(October 2016) Stress at work has a negative impact on our health – this idea isn’t new. The media images we usually associate with this topic are highly pressured young managers or thirtysomething white collar workers with lots of responsibility suffering from burnout. However, this does not represent scientific findings. Furthermore, a recently published review of different studies suggests that the way science has analysed the relation between work stress and health can be extended.
The importance of reward and control
So far, most studies about work stress are from Europe or the USA. To identify work stress, studies usually measure if there is an imbalance between high efforts that one puts in his work and the rewards he or she receives in turn, including money, esteem or career prospects (the so-called Effort-reward Imbalance-model). Alternatively, studies measure if a person’s job is characterised by high demand in combination with low control, for example low decision latitude (so-called Demand Control model). Scientific research shows that people suffering from this kind of work stress usually are not managers, who normally have comparatively good conditions with high rewards and many possibilities to make decisions, but rather persons who work in temporary, unsecure or low-skilled occupations that are poorly paid.
Studies neglect long-term consequences
The researchers Morten Wahrendorf and Tarani Chandola show that most studies focus on the working population aged from roughly 30 to 55 years. Although this seems to make sense at first view, they argue that those studies miss two important points: the long-term consequences of work stress on health at older ages, as well as the origins of work stress at earlier stages of the life course. Additionally, studies tend to measure work stress only once, without including information about the duration of exposure or if people have been repeatedly exposed to stress at work.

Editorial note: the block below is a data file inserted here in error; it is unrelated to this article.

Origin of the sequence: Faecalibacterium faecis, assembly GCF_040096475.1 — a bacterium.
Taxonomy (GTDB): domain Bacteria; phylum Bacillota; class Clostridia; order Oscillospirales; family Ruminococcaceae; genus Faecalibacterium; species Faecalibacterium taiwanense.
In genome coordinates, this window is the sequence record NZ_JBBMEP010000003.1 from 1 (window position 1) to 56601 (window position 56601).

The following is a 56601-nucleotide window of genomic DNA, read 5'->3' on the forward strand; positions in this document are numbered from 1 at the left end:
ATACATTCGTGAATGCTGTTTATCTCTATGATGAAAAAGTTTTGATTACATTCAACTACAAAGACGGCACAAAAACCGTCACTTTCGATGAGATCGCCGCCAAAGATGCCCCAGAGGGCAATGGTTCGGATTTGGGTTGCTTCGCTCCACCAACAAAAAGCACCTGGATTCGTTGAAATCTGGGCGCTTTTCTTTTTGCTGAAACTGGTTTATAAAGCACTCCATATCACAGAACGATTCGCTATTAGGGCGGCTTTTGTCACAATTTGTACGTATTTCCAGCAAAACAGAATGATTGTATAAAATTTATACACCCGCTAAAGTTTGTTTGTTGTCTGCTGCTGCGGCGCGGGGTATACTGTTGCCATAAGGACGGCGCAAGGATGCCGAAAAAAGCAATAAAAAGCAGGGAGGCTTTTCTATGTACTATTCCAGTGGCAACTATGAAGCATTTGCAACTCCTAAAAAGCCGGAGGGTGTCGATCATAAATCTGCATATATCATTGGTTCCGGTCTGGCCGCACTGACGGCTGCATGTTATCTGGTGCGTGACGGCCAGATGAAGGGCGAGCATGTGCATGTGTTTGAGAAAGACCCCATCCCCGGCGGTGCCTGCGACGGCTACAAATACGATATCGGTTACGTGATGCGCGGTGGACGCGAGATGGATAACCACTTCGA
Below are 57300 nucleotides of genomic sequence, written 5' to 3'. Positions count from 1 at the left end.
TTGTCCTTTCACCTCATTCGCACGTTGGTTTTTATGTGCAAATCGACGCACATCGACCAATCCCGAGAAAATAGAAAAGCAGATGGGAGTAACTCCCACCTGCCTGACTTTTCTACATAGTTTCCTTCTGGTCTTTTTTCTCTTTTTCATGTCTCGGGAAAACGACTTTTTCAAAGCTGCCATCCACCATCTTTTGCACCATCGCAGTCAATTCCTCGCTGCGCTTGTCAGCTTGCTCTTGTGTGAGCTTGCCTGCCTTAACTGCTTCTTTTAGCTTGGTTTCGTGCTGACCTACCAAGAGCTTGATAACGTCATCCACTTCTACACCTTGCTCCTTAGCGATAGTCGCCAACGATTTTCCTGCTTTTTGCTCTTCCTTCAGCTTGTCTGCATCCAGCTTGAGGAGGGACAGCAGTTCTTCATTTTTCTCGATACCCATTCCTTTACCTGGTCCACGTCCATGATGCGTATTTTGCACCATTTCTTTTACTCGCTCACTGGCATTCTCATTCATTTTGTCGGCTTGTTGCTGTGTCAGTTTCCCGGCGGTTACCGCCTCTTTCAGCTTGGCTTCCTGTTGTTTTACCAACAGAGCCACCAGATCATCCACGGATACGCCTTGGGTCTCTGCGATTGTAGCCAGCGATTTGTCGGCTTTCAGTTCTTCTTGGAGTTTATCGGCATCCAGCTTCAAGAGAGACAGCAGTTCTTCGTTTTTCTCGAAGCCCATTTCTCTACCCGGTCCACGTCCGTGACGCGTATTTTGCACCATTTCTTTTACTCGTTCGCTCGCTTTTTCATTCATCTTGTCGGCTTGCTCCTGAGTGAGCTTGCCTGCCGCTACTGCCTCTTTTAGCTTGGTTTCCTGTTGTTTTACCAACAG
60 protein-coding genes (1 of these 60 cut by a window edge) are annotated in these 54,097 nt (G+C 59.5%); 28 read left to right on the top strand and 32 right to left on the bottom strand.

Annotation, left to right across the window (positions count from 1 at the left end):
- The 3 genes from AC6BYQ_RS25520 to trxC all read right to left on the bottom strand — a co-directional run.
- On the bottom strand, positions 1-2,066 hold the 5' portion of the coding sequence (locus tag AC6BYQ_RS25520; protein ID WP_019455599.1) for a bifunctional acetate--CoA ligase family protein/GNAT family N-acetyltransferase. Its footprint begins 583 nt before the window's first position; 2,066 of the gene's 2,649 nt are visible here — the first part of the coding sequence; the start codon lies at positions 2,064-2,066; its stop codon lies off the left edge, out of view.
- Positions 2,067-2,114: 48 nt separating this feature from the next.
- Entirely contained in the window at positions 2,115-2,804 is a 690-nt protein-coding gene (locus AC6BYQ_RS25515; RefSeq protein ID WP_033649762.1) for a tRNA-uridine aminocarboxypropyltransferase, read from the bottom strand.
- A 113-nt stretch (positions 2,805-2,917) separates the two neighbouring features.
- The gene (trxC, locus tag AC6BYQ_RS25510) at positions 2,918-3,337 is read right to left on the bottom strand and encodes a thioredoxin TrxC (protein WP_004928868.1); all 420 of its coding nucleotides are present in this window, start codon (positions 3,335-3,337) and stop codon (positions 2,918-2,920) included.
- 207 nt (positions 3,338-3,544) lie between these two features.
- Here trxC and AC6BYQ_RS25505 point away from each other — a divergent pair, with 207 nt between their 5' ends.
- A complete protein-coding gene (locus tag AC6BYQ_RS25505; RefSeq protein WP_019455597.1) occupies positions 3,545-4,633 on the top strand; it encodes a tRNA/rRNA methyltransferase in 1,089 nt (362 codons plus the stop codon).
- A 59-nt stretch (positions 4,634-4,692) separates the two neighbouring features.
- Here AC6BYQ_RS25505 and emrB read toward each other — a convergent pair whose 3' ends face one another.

The possibilities offered by the SHARE study
Thus, Wahrendorf and Chandola suggest extending the time frame of analysis – an idea that is concordant with the so-called life course perspective in epidemiology.
More specifically, they argue that a holistic research needs to take into consideration the duration, the timing and the order of the exposure to work stress during each person’s individual life course. As an example of how this approach could be applied, the researchers refer to the Survey of Health, Ageing and Retirement in Europe (SHARE). For those who already left the labour market, SHARE also provides detailed information about the past employment history (see www.lifecourse.eu for a data visualization of collected data on previous histories).
Peak of depressions reached after 20 years
Thus, it is possible to analyse in detail how previous stressful work experiences are connected with mental health during retirement. Wahrendorf and Chandola show that with the number of years the SHARE participants were working under stressful conditions (i.e. with low rewards for their effort or little control at work), the number of depressive symptoms increases.
A peak point is reached for both men and women after working 20 years in stressful jobs, when the participants reported up to three different depressive symptoms. After that, the numbers were decreasing – possibly because participants who leave their job after more years under stressful conditions experience are relief and are happy that the job is over, as the authors suggest.
Morten Wahrendorf, Tarani Chandola (2016): A Life Course Perspective on Work Stress and Health. In Siegrist/Wahrendorf: Work Stress and Health in a Globalized Economy - The Model of Effort-Reward Imbalance, 43-66.
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